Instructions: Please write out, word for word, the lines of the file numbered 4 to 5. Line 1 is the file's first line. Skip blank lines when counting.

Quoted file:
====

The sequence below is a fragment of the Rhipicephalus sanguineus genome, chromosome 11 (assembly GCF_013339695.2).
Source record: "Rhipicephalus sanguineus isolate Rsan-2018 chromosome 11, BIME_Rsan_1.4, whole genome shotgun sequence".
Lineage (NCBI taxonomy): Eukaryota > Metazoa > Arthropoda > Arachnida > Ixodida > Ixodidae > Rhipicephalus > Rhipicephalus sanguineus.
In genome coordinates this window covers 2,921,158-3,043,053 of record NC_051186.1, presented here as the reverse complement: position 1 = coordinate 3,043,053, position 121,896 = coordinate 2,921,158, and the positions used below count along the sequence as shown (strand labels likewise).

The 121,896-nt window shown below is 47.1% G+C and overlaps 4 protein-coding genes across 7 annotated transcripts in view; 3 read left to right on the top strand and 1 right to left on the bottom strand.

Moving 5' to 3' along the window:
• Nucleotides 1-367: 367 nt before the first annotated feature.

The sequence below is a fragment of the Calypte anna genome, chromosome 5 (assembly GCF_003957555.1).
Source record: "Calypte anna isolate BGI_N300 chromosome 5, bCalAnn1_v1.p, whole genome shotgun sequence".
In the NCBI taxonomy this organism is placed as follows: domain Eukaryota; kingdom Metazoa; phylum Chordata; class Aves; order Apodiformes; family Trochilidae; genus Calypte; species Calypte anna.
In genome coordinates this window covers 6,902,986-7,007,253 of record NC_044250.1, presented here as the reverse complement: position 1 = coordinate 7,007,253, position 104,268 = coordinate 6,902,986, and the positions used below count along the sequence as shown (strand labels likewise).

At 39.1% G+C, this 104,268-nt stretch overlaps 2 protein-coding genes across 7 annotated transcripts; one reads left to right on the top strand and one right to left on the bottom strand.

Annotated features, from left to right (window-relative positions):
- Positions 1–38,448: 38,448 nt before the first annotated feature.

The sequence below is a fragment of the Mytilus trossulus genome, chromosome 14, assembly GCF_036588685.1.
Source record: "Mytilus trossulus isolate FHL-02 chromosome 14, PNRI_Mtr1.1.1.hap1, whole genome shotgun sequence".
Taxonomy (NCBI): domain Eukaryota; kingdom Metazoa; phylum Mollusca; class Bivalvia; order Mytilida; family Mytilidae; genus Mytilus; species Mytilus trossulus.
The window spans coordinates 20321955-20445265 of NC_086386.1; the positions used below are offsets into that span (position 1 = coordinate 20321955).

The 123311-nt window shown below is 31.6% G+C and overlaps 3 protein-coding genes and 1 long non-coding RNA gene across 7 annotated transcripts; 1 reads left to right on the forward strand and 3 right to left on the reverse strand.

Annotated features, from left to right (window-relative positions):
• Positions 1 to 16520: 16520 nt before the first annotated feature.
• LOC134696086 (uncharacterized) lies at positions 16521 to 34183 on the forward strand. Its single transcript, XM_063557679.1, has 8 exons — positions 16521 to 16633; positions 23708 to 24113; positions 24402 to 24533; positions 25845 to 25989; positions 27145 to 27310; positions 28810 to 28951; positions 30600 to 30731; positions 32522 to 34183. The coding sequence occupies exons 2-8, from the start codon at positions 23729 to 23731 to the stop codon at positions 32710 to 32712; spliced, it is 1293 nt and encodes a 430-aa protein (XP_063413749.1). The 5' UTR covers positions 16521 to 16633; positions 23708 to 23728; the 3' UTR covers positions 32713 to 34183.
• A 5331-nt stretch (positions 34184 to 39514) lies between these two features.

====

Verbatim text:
In genome coordinates this window covers 2,921,158-3,043,053 of record NC_051186.1, presented here as the reverse complement: position 1 = coordinate 3,043,053, position 121,896 = coordinate 2,921,158, and the positions used below count along the sequence as shown (strand labels likewise).

The 121,896-nt window shown below is 47.1% G+C and overlaps 4 protein-coding genes across 7 annotated transcripts in view; 3 read left to right on the top strand and 1 right to left on the bottom strand.